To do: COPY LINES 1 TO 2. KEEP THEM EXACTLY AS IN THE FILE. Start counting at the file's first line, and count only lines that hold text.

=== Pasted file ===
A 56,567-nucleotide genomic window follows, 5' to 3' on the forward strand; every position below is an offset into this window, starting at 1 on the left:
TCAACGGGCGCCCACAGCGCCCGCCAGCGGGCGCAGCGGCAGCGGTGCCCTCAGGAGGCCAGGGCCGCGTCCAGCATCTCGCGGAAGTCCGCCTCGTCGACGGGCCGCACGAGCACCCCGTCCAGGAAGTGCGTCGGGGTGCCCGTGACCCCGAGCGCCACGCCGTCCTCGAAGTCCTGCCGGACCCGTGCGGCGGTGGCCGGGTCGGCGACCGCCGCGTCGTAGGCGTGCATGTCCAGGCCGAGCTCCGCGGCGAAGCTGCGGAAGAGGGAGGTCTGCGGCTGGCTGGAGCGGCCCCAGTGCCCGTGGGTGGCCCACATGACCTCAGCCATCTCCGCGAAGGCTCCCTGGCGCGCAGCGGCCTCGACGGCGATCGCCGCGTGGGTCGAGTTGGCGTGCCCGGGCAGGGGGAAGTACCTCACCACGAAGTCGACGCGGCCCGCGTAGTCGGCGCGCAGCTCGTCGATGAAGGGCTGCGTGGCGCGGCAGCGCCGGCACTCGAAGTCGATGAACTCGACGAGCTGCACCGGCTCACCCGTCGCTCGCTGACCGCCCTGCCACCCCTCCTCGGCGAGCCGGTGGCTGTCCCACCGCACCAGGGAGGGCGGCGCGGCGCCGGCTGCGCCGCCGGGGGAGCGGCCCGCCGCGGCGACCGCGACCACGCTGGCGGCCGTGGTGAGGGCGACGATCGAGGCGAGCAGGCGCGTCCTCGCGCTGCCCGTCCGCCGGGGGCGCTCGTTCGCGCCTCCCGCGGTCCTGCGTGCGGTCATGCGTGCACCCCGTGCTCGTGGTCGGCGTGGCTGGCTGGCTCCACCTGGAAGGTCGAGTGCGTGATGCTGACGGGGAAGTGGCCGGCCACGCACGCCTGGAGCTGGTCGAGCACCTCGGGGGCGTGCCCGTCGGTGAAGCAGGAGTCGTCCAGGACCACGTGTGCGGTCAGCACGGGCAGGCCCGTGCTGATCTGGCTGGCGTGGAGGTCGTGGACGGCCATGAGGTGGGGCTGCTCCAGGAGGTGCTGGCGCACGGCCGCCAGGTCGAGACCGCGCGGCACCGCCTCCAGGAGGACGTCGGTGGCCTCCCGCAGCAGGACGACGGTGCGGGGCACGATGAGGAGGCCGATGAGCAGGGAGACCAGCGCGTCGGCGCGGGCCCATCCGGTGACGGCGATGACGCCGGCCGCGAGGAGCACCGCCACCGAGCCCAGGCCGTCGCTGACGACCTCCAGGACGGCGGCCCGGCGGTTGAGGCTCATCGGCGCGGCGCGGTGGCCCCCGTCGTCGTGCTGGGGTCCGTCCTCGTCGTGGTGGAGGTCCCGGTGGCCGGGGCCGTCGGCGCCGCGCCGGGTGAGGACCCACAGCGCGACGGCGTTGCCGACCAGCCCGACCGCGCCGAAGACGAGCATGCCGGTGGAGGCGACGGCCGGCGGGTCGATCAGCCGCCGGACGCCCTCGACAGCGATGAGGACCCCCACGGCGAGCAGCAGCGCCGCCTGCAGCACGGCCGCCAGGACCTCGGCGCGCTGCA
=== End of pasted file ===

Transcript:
A 56,567-nucleotide genomic window follows, 5' to 3' on the forward strand; every position below is an offset into this window, starting at 1 on the left:
TCAACGGGCGCCCACAGCGCCCGCCAGCGGGCGCAGCGGCAGCGGTGCCCTCAGGAGGCCAGGGCCGCGTCCAGCATCTCGCGGAAGTCCGCCTCGTCGACGGGCCGCACGAGCACCCCGTCCAGGAAGTGCGTCGGGGTGCCCGTGACCCCGAGCGCCACGCCGTCCTCGAAGTCCTGCCGGACCCGTGCGGCGGTGGCCGGGTCGGCGACCGCCGCGTCGTAGGCGTGCATGTCCAGGCCGAGCTCCGCGGCGAAGCTGCGGAAGAGGGAGGTCTGCGGCTGGCTGGAGCGGCCCCAGTGCCCGTGGGTGGCCCACATGACCTCAGCCATCTCCGCGAAGGCTCCCTGGCGCGCAGCGGCCTCGACGGCGATCGCCGCGTGGGTCGAGTTGGCGTGCCCGGGCAGGGGGAAGTACCTCACCACGAAGTCGACGCGGCCCGCGTAGTCGGCGCGCAGCTCGTCGATGAAGGGCTGCGTGGCGCGGCAGCGCCGGCACTCGAAGTCGATGAACTCGACGAGCTGCACCGGCTCACCCGTCGCTCGCTGACCGCCCTGCCACCCCTCCTCGGCGAGCCGGTGGCTGTCCCACCGCACCAGGGAGGGCGGCGCGGCGCCGGCTGCGCCGCCGGGGGAGCGGCCCGCCGCGGCGACCGCGACCACGCTGGCGGCCGTGGTGAGGGCGACGATCGAGGCGAGCAGGCGCGTCCTCGCGCTGCCCGTCCGCCGGGGGCGCTCGTTCGCGCCTCCCGCGGTCCTGCGTGCGGTCATGCGTGCACCCCGTGCTCGTGGTCGGCGTGGCTGGCTGGCTCCACCTGGAAGGTCGAGTGCGTGATGCTGACGGGGAAGTGGCCGGCCACGCACGCCTGGAGCTGGTCGAGCACCTCGGGGGCGTGCCCGTCGGTGAAGCAGGAGTCGTCCAGGACCACGTGTGCGGTCAGCACGGGCAGGCCCGTGCTGATCTGGCTGGCGTGGAGGTCGTGGACGGCCATGAGGTGGGGCTGCTCCAGGAGGTGCTGGCGCACGGCCGCCAGGTCGAGACCGCGCGGCACCGCCTCCAGGAGGACGTCGGTGGCCTCCCGCAGCAGGACGACGGTGCGGGGCACGATGAGGAGGCCGATGAGCAGGGAGACCAGCGCGTCGGCGCGGGCCCATCCGGTGACGGCGATGACGCCGGCCGCGAGGAGCACCGCCACCGAGCCCAGGCCGTCGCTGACGACCTCCAGGACGGCGGCCCGGCGGTTGAGGCTCATCGGCGCGGCGCGGTGGCCCCCGTCGTCGTGCTGGGGTCCGTCCTCGTCGTGGTGGAGGTCCCGGTGGCCGGGGCCGTCGGCGCCGCGCCGGGTGAGGACCCACAGCGCGACGGCGTTGCCGACCAGCCCGACCGCGCCGAAGACGAGCATGCCGGTGGAGGCGACGGCCGGCGGGTCGATCAGCCGCCGGACGCCCTCGACAGCGATGAGGACCCCCACGGCGAGCAGCAGCGCCGCCTGCAGCACGGCCGCCAGGACCTCGGCGCGCTGCA